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'Pakistan Needs to Create Conditions It Did During Vajpayee-Musharraf Era for Further Talks': G Parthasarathy

By: Rounak Kumar Gunjan


Last Updated: February 27, 2021, 16:19 IST

Image for representation

Image for representation

The former high commissioner of India to Pakistan since the army calls the shots in Pakistan, there should be designated negotiators from both countries to determine the framework for discussions.

India and Pakistan have agreed to strictly observe all agreements on ceasefire along the Line of Control (LoC) and other sectors, according to a joint statement. The decision on ceasefire, effective since Wednesday midnight, was taken at a meeting between the Director Generals of Military Operations (DGMOs) of India and Pakistan.

In order to make sense of the deal and to understand the way ahead, News18 spoke to G Parthasarathy, former high commissioner of India to Pakistan, Australia and Cyprus. He was also Ambassador of India to Myanmar.

Edited excerpts:

How do you perceive the LoC ceasefire deal with Pakistan?


I welcome this decision. But we would also have to bear a couple of points in our minds. We’ll have to see what position Pakistan is in at the present moment. It is bankrupt, cannot repay its debts even to Saudi Arabia. It borrows from Chinese commercial banks to repay the Saudis. So, at this point in time, the best step for us is to adopt a low-key posture, while we assess Pakistan’s intentions.

Moreover, there is an asymmetry in the way the two sides function. The army calls the shots in Pakistan on any dialogue with India. It is not so in India. There should, therefore, be designated negotiators from both sides to determine what the framework would be for such discussions. We already have a Joint Commission headed by the Foreign Ministers to discuss the entire range of issues two sides have.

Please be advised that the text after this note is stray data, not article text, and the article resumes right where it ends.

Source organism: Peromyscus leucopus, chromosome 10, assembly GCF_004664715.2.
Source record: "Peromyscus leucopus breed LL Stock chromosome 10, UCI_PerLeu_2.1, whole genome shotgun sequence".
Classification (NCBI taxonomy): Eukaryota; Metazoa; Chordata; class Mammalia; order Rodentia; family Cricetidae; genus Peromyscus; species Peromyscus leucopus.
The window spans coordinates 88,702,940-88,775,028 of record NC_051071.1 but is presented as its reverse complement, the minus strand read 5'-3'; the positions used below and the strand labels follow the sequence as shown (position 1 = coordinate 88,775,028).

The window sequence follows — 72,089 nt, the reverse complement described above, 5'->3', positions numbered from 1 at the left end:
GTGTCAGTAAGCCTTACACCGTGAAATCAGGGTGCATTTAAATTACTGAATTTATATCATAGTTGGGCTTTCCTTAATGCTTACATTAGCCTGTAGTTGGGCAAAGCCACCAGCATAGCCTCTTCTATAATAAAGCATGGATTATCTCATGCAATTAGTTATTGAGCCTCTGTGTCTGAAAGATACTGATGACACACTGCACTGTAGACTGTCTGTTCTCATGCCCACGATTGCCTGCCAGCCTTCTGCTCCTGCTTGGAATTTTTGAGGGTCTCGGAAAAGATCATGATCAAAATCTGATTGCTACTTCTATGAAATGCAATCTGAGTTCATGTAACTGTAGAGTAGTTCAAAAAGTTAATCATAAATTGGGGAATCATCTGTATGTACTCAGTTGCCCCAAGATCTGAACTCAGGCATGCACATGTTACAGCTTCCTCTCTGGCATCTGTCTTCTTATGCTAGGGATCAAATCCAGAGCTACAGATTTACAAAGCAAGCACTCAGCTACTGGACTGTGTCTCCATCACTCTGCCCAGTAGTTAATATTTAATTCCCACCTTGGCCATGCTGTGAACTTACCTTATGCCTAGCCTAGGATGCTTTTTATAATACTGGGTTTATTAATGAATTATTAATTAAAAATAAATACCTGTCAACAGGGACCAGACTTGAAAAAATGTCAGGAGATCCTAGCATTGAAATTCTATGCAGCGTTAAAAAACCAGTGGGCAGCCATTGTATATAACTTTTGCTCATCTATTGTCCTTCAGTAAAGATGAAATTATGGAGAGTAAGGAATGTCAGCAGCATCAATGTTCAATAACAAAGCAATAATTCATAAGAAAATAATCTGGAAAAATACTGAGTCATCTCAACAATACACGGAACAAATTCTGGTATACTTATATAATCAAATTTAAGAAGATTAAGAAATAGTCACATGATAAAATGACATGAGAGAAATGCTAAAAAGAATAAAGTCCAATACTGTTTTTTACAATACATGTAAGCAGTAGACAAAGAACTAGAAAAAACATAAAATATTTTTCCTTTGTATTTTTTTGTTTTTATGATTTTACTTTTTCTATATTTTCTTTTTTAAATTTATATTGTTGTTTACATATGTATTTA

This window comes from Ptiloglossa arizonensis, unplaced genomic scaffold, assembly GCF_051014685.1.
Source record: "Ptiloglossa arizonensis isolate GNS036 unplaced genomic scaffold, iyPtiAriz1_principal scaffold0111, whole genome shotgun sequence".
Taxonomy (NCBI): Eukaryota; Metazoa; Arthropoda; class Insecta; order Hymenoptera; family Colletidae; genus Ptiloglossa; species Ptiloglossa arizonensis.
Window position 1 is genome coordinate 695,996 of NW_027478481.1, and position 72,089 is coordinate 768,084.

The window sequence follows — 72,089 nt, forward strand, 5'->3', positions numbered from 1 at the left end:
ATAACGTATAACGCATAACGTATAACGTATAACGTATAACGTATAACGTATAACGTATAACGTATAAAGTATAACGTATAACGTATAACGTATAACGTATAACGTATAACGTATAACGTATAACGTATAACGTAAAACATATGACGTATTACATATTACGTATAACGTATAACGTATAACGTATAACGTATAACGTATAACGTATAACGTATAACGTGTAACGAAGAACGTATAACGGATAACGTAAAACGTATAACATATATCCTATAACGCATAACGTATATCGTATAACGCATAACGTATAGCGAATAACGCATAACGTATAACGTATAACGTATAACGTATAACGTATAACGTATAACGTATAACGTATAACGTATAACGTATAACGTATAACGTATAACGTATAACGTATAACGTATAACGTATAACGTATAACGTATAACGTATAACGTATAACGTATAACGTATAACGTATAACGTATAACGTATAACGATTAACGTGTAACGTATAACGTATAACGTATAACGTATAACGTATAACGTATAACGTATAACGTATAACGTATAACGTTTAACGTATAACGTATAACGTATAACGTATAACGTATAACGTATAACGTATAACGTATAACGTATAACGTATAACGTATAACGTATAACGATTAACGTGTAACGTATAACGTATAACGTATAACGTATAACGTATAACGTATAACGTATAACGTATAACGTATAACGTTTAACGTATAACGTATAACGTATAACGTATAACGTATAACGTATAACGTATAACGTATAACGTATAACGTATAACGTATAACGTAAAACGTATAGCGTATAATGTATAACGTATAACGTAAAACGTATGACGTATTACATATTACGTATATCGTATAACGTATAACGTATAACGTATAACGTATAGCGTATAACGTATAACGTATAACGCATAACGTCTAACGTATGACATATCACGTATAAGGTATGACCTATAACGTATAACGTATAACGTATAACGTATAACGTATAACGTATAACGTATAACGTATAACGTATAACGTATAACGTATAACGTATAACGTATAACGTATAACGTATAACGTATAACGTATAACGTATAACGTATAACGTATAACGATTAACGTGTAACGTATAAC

Going back to the past, we got an assurance from Pakistan in the meeting between Mr Atal Bihari Vajpayee and General Musharraf in 2004, when General Musharraf assured India that “territory under Pakistan’s control" would not be used for terrorism against India.

“Back Channel” negotiations between Special Envoys of India and Pakistan then went ahead. There was no Pakistan sponsored terrorism for a couple of years. The issue of Jammu and Kashmir was discussed at length in “Back Channel” and negotiations between Special Envoys of the two countries. Knowledgeable people from both sides acknowledge considerable progress was made in moving forward. But at the same time the Foreign Ministries remained in touch to discuss other issues.

In short, I would proceed in a measured a manner until I see how serious the Pakistanis are about ending terrorism irrevocably. So, we should take one thing at a time. Meanwhile, we should keep our powder dry.

What is your take on the entire transgression and de-escalation with China?

Firstly, it naturally took time for us to build up our military presence and firepower in Ladakh to meet the Chinese escalation. We had, after all, to flood the entire area in Ladakh with tanks, artillery, together with fighter aircraft and logistical support. The Chinese were surprised and stunned once we took over the Kailash ridges. Once that happened, the Chinese were more ready to have negotiations. We reached a ceasefire agreement, based on mutual withdrawals.

We will have to wait and see where this leads us to because we have serious concerns. We had earlier demanded that the Chinese should withdraw to positions they held at the beginning of April 2020. Their continuing presence in Depsang Plains and adjacent areas cannot be ignored.

Do you think post pandemic India has been able to handle China diplomatically well?

Yes. I think that in a way, the Chinese have been their own worst enemies because they have transgressed maritime and land boundaries of every one of their neighbours. We know of at least nine cases where they have violated maritime boundaries of others. And they earlier had problems with land boundaries with every other neighbouring country, including Russia.